There’s also a special donkey, a Carnival king, and the Carnival hymn, a two step dance, called ‘El Buffi.’
The party lasts 9 days and there are more than 40 events for all tastes and ages.
Solsona Carnival has been declared a festival of National Tourist Interest
The Raiers Festival of La Pobla de Segur- The Rafters’ Descent
This festival takes place on the first weekend in July, in La Pobla Segur, of the county Pallars Jussà.
It’s a celebration of the ancient trade of raft making in the Pyrenees mountains.
Centuries ago, in many areas of the Pyrenees, rafts made from logs were used to carry wood, goods, and even passengers down the Noguera Pallaresa river.
On Saturday, traditional techniques are used to construct the rafts, then on Sunday; starting from the Llania Dam, they descend the river to La Pobla de Segur.
The Trobada de Música Tradicional al Pallars (Traditional Music Gathering of Pallars), is celebrated at the same time as the Raiers Festival, which means, aside from all the rafting related activities, there’s also lots of other concerts, dances, and workshops.
On Saturday, there’s a big lunch where they serve typical dishes from El Pallars. And on Sunday, to end the festivities, more than a thousand people enjoy a meal on the banks of the river.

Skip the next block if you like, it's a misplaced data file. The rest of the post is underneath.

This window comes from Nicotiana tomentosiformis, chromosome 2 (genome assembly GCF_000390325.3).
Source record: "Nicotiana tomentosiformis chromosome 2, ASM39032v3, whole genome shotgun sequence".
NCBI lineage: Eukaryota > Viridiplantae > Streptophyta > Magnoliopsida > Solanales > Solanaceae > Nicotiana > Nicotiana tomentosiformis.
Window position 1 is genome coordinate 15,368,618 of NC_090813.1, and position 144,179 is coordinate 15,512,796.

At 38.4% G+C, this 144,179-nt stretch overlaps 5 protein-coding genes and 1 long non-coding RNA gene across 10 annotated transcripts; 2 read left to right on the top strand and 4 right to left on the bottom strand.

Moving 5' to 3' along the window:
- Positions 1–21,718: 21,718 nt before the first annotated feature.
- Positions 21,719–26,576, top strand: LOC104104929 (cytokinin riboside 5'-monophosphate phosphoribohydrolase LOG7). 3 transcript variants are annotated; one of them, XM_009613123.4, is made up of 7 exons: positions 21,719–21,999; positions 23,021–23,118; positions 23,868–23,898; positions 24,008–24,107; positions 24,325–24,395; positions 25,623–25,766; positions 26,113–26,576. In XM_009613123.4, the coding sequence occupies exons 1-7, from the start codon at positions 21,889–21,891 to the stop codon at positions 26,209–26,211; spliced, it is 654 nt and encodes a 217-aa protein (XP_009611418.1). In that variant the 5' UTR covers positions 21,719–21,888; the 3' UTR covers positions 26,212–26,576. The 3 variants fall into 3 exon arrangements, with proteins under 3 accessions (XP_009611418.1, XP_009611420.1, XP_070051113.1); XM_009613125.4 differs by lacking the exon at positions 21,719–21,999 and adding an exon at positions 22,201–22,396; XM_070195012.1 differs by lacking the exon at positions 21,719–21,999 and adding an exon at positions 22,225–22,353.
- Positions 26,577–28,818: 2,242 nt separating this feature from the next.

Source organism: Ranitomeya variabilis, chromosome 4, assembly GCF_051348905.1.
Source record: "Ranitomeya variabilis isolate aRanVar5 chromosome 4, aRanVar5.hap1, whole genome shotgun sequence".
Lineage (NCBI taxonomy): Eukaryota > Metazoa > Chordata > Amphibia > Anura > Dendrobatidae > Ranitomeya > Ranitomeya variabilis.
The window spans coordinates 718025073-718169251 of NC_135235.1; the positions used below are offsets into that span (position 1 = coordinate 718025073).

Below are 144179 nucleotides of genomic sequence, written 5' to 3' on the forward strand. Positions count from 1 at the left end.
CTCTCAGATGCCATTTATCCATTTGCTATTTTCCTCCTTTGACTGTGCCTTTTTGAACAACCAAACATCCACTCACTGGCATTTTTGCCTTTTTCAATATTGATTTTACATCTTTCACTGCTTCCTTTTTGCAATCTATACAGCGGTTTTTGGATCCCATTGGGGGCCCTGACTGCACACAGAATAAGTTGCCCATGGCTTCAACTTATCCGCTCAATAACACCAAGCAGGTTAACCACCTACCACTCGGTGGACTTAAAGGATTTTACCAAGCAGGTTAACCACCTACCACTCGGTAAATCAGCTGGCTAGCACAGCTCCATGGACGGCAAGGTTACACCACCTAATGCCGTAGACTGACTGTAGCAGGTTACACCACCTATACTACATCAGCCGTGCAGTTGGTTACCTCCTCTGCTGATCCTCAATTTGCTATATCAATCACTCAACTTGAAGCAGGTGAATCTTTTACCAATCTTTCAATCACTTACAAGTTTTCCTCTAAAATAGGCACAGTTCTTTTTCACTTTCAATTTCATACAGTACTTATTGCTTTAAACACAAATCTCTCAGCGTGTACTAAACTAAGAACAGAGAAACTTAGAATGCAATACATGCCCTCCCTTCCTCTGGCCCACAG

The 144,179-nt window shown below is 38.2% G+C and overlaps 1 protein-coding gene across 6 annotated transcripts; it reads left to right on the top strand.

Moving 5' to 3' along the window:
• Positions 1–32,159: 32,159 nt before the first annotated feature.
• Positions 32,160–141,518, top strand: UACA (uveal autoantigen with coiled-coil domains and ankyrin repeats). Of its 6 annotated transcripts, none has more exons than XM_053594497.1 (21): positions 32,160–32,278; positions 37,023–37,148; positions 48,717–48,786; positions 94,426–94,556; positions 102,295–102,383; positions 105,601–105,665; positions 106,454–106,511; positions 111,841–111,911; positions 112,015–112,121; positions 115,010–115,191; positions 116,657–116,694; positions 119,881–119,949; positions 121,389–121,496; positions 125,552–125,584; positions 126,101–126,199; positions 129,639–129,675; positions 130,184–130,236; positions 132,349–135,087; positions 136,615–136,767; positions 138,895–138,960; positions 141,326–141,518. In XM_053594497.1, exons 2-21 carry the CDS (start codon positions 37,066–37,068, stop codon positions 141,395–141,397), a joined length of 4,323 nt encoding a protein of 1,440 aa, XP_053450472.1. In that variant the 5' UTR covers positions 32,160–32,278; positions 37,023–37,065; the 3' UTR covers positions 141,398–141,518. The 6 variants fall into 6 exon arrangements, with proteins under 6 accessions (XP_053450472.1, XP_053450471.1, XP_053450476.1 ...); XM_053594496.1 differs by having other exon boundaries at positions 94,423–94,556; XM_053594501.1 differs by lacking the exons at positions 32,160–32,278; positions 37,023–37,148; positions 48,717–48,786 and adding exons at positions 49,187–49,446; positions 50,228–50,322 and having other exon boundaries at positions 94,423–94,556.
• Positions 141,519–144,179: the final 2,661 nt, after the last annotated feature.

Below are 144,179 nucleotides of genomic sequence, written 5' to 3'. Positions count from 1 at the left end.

The Raiers Festival of La Pobla de Segur has also been declared a Traditional Festival of National Interest.
* Another ‘Rafters’ Descent’ Festival in the Catalan Pyrenees is the one celebrated in Coll de Nargó, in the county of Alt Urgell.
Similar events take place here but this festival is held on the third weekend in August, and goes down the river from Colps de Fígols to El Pont d’Espia.
The Falles of Isil
This festival, which coincides with summer solstice is held on St. Johns’ day (San Joan), on June 23rd in the little town of Isil, in Pallars Sobirà.
Ritual dances are the main star of this spectacular show, however the night actually begins high up on the mountain, with the lighting of torches in the dark night.
Preparations for the event begin a month ahead, with the young people gathering on Mount Airoto to search for pine branches and trunks from which to make the falles (trunk torches).
They remove their bark, cut them to size, drive in wedges of resinous wood to keep the cuts open. To ensure the falles burn well on the night of St. John, they continue through the month to pile up the torches in a dry, sunny place on the side of the mountain.
At around seven pm the fifty or so torch bearers of Isil, and other people from neighbouring villages, and other parts of Catalonia, carry the falles to Faro depression where they wait until it gets dark.
When it gets dark, the great torch in the main square of town is lit, and this then acts as a signal to light the torches at the top of the mountain.
The torch bearers begin their descent in a zigzag procession (meant to resemble a snake) of fire down the right-hand side of the mountain.
It can sometimes take more than an hour to come down, as there is no path on this part of the hill.